In a country where 27.8% of the population lives below the poverty line, according to CAPMAS statistics, micro financing can play a crucial role in improving the standard of living and providing a means for development. Egypt’s primary objective since the economic damage that the country suffered following two revolutions has been to increase foreign direct investment. This is a top-down strategy that prioritizes both state-owned businesses and large private sector enterprises, under the assumption that as Egypt enjoys more access to capital and resources, it will be able to spend money to improve the living conditions of the less fortunate.
Still, as a short-term solution is necessary, the Central Bank of Egypt (CBE) has turned to micro financing. In May, the CBE, in a partnership with the Egyptian Financial Supervisory Authority (EFSA), the Egyptian Micro-finance Federation and eight Egyptian banks, decided to provide EGP30 billion (US$1.7 billion) in micro financing over a four-year period.
This new climate for micro financing has inspired NI Capital, a public investment bank, to create a EGP50 million (US$2.83 million) micro financing program, Tamweely, which will focus primarily on low-income borrowers in the rural areas of Upper Egypt and the Nile Delta, which suffer from higher poverty rates.
Considering that Shariah compliant financing often suffers from state indifference, the government’s interest in micro financing could provide an opportunity for Islamic financial institutions to create a Shariah compliant micro financing initiative that could complement the CBE project and smaller initiatives such as Tamweely, rather than compete with them.
One of the drawbacks of micro financing is the high interest rates, which lenders consider necessary when the clients lack sufficient amounts of collateral to qualify for traditional bank loans. The Qard Hasan (benevolent loan) is a form of Islamic micro financing that targets low-income individuals as well; however, unlike conventional micro financing, the borrower must only pay back the actual value of the financing. Many Shariah compliant banks in Egypt, such as the Faisal Islamic Bank (FIB), offer Qard Hasan financing out of the banks’ Zakat funds. It should be noted that the FIB was the only fully Shariah compliant bank included in the CBE initiative.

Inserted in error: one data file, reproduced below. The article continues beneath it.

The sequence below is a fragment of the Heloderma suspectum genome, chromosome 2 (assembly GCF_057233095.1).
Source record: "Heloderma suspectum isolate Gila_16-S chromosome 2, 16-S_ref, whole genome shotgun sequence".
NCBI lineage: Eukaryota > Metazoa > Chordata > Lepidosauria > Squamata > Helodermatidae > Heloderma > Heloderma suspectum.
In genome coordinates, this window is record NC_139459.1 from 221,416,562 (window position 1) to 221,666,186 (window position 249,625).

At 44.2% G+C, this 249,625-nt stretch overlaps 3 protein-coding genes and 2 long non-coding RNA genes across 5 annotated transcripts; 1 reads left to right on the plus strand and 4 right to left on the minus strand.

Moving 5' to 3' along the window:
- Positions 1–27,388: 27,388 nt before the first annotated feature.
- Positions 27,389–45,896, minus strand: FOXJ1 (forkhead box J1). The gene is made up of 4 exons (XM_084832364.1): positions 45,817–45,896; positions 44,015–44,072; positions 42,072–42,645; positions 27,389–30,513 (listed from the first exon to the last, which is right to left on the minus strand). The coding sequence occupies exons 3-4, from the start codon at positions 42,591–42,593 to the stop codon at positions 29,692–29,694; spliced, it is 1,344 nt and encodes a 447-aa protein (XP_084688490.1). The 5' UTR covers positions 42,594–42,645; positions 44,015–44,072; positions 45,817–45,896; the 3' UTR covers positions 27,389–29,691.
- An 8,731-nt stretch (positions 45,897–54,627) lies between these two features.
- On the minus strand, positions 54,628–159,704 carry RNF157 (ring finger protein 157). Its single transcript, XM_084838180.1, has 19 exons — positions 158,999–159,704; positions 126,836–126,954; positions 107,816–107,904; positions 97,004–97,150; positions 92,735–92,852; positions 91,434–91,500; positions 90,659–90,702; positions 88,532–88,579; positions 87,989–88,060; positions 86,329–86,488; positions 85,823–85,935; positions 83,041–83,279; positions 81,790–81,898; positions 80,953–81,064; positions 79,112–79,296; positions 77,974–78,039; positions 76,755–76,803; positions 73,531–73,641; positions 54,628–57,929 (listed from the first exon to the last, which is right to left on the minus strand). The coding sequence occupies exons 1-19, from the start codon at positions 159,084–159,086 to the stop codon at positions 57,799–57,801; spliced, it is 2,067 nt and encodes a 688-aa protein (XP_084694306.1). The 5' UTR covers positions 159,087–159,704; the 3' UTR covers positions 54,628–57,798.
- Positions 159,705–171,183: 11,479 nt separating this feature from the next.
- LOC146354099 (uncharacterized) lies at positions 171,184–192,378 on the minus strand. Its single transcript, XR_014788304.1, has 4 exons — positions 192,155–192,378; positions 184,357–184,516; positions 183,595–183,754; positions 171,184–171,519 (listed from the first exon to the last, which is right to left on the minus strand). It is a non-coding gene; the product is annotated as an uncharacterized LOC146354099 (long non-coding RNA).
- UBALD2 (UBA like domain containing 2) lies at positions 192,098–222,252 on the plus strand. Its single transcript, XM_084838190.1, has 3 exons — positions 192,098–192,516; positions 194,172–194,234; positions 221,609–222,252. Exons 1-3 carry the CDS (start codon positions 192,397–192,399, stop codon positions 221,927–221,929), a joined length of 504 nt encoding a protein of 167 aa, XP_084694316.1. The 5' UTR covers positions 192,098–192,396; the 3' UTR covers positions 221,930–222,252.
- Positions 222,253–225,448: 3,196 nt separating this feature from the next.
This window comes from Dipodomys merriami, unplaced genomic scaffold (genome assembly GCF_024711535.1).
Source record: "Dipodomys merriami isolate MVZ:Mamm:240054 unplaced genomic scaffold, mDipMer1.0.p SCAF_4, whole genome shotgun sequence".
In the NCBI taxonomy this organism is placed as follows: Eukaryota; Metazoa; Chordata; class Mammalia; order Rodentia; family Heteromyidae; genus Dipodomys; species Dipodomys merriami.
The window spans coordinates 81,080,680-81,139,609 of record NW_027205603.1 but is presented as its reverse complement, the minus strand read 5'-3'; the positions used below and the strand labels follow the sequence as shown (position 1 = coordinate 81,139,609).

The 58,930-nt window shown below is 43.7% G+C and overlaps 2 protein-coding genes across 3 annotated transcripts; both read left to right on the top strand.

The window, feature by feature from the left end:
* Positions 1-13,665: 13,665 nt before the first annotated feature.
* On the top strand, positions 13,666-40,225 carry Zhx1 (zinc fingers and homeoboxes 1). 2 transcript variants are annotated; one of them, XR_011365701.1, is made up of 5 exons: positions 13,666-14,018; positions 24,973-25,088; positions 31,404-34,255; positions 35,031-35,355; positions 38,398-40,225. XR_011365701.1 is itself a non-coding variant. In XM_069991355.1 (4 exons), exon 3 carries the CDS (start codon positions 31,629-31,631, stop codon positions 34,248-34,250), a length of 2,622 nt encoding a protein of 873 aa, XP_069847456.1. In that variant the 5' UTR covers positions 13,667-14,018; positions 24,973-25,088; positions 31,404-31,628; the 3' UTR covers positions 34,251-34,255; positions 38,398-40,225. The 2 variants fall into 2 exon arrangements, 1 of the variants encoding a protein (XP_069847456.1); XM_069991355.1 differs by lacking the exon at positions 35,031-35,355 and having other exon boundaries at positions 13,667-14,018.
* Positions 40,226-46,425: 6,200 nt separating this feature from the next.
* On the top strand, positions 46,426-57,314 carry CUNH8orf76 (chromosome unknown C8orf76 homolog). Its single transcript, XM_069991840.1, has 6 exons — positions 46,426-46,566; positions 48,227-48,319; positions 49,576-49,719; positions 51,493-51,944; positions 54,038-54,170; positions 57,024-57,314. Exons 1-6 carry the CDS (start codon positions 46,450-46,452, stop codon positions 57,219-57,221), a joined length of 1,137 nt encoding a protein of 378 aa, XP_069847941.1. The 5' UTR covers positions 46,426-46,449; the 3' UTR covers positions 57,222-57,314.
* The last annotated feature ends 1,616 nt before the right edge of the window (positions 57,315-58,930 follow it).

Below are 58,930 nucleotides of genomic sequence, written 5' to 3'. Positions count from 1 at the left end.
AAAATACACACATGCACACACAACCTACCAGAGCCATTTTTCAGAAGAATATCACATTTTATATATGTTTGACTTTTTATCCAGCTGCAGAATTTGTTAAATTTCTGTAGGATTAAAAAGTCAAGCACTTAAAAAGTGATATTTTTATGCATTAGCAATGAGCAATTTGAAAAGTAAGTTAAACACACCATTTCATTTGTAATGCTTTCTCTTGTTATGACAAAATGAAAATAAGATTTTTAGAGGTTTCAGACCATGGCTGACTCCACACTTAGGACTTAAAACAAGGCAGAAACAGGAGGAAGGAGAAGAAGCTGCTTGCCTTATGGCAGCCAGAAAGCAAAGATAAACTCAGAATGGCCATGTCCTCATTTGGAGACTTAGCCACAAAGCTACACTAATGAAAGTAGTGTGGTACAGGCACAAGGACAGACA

Still, rather than participating in an already existing initiative geared toward conventional micro financing, Shariah compliant banks could create a unified Qard Hasan program that would be administrated by both fully compliant banks and the Shariah compliant windows of conventional banks.
If the CBE and EFSA approved the program, it could create a wider funding base in addition to Zakat funds. It would also allow the program to cater to a certain tier of society, the most vulnerable of the disadvantaged, who would be unable to pay the interest rates even on micro financing loans. The result would be a net economic benefit to Egypt and its most marginalized segment of society, while raising the profile of Shariah compliant financing.
By: Dr Walid Hegazy
This report was first published in Islamic Finance News dated the 27th September 2017.